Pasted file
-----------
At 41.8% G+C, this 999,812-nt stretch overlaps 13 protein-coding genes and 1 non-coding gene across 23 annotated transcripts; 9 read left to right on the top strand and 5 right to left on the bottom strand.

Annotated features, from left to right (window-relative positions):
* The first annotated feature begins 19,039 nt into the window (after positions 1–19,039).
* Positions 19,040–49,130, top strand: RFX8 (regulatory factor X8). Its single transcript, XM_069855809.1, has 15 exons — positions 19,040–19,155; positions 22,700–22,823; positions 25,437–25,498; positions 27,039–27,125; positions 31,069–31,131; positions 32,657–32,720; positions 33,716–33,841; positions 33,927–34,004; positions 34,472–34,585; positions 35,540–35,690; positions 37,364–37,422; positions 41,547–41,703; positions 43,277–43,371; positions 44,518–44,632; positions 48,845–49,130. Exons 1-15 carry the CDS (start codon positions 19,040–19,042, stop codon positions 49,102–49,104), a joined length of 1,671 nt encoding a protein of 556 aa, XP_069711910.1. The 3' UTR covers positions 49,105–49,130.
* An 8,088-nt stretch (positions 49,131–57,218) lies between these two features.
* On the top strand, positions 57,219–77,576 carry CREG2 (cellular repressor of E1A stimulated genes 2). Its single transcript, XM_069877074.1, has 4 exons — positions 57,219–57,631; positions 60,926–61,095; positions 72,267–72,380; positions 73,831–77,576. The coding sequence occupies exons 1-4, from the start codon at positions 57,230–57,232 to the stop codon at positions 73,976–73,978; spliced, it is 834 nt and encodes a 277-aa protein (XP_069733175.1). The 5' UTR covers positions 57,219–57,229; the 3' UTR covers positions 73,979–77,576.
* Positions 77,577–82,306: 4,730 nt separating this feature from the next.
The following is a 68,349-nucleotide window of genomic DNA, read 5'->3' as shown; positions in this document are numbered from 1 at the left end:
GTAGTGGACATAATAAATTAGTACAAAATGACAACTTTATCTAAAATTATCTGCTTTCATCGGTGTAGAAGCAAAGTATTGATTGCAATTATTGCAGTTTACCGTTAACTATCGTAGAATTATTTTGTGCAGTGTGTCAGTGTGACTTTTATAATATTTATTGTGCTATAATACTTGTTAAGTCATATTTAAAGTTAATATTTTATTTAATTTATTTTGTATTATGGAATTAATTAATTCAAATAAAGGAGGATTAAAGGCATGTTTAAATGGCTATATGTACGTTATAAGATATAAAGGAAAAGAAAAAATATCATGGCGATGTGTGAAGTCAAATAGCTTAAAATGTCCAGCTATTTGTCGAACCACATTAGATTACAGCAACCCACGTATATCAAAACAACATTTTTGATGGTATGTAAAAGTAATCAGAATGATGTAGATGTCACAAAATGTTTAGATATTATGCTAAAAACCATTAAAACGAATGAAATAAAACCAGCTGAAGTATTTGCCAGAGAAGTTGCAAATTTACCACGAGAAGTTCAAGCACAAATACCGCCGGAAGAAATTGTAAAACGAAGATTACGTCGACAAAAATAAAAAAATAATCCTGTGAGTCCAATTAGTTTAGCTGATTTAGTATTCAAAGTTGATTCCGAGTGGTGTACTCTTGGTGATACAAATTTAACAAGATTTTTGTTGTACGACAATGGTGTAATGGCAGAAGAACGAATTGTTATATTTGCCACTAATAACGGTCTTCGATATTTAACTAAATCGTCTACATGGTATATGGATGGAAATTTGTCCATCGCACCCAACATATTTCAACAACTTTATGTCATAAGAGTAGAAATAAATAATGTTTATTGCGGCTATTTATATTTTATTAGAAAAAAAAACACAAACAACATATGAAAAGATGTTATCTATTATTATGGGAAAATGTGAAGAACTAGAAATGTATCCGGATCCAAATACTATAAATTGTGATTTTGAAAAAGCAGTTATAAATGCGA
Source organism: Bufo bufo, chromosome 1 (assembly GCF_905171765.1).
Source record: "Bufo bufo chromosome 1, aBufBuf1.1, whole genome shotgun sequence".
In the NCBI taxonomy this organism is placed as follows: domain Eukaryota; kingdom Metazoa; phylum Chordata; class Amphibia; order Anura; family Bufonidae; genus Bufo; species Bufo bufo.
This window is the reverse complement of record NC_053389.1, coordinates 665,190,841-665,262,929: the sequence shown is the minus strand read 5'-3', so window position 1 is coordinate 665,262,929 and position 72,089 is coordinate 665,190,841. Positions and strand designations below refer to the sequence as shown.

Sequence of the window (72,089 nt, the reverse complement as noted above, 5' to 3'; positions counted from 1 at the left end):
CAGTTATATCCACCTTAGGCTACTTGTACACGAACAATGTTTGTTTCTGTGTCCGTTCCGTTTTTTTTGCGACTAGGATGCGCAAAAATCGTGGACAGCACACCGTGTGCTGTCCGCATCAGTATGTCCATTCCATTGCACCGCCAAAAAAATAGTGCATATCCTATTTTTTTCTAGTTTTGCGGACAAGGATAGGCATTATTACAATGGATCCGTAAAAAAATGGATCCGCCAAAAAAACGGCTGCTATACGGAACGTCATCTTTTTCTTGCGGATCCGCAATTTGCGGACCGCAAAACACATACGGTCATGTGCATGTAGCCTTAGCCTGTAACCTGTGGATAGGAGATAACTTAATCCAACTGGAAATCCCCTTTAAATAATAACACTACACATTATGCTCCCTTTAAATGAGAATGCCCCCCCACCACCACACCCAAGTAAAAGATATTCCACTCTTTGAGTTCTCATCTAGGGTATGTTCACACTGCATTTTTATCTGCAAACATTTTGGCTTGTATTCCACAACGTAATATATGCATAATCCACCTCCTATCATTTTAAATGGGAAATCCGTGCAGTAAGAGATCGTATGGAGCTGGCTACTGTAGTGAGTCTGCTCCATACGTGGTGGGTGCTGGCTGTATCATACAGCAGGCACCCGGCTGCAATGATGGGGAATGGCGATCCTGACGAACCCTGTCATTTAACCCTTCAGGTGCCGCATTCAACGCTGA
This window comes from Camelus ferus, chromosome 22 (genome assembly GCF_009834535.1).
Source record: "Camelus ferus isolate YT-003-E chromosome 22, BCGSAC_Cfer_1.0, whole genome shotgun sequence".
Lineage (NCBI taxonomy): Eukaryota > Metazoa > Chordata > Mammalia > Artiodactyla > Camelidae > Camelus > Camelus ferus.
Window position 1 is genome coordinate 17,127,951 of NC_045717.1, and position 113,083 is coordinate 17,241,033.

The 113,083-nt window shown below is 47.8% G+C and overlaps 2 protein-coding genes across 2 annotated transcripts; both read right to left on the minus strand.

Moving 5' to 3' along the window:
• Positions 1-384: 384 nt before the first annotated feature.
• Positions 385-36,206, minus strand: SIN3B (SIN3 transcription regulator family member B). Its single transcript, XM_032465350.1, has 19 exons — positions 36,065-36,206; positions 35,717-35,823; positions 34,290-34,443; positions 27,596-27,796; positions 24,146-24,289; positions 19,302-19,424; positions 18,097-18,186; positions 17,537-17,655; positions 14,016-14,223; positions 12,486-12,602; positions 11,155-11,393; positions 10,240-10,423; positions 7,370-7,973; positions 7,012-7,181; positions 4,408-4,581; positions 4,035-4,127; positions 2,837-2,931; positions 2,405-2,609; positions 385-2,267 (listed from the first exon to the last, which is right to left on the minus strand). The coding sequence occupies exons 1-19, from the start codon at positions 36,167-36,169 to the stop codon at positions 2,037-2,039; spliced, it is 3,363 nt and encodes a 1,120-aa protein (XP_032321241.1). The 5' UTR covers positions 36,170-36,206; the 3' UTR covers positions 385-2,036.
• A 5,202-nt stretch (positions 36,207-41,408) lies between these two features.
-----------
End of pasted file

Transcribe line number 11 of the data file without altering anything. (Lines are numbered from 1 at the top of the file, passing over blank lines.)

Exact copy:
Source record: "Bufo bufo chromosome 1, aBufBuf1.1, whole genome shotgun sequence".